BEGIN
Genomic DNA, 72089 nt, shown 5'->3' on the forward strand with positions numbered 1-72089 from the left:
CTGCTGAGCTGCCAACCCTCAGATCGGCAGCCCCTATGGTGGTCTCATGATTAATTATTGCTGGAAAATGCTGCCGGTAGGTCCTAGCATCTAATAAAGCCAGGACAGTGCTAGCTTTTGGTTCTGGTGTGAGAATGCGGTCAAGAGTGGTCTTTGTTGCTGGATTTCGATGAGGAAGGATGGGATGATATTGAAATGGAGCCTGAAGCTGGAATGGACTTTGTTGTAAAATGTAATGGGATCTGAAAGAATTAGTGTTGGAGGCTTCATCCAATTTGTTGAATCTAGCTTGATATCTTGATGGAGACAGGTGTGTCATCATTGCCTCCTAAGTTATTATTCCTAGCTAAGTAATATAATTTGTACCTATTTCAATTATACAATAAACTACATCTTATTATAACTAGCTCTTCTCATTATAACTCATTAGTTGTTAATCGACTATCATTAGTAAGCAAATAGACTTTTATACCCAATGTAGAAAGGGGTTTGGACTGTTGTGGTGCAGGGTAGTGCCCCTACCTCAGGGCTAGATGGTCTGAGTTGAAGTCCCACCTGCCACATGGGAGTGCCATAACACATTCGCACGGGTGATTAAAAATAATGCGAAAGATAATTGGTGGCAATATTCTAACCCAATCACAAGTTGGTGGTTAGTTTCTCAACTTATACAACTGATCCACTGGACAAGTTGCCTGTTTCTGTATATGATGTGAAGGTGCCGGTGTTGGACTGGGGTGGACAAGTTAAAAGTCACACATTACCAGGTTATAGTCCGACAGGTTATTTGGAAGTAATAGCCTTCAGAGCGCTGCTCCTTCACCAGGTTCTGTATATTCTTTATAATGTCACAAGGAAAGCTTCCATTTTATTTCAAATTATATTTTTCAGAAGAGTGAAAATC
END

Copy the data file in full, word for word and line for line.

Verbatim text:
Genomic DNA, 72089 nt, shown 5'->3' on the forward strand with positions numbered 1-72089 from the left:
CTGCTGAGCTGCCAACCCTCAGATCGGCAGCCCCTATGGTGGTCTCATGATTAATTATTGCTGGAAAATGCTGCCGGTAGGTCCTAGCATCTAATAAAGCCAGGACAGTGCTAGCTTTTGGTTCTGGTGTGAGAATGCGGTCAAGAGTGGTCTTTGTTGCTGGATTTCGATGAGGAAGGATGGGATGATATTGAAATGGAGCCTGAAGCTGGAATGGACTTTGTTGTAAAATGTAATGGGATCTGAAAGAATTAGTGTTGGAGGCTTCATCCAATTTGTTGAATCTAGCTTGATATCTTGATGGAGACAGGTGTGTCATCATTGCCTCCTAAGTTATTATTCCTAGCTAAGTAATATAATTTGTACCTATTTCAATTATACAATAAACTACATCTTATTATAACTAGCTCTTCTCATTATAACTCATTAGTTGTTAATCGACTATCATTAGTAAGCAAATAGACTTTTATACCCAATGTAGAAAGGGGTTTGGACTGTTGTGGTGCAGGGTAGTGCCCCTACCTCAGGGCTAGATGGTCTGAGTTGAAGTCCCACCTGCCACATGGGAGTGCCATAACACATTCGCACGGGTGATTAAAAATAATGCGAAAGATAATTGGTGGCAATATTCTAACCCAATCACAAGTTGGTGGTTAGTTTCTCAACTTATACAACTGATCCACTGGACAAGTTGCCTGTTTCTGTATATGATGTGAAGGTGCCGGTGTTGGACTGGGGTGGACAAGTTAAAAGTCACACATTACCAGGTTATAGTCCGACAGGTTATTTGGAAGTAATAGCCTTCAGAGCGCTGCTCCTTCACCAGGTTCTGTATATTCTTTATAATGTCACAAGGAAAGCTTCCATTTTATTTCAAATTATATTTTTCAGAAGAGTGAAAATC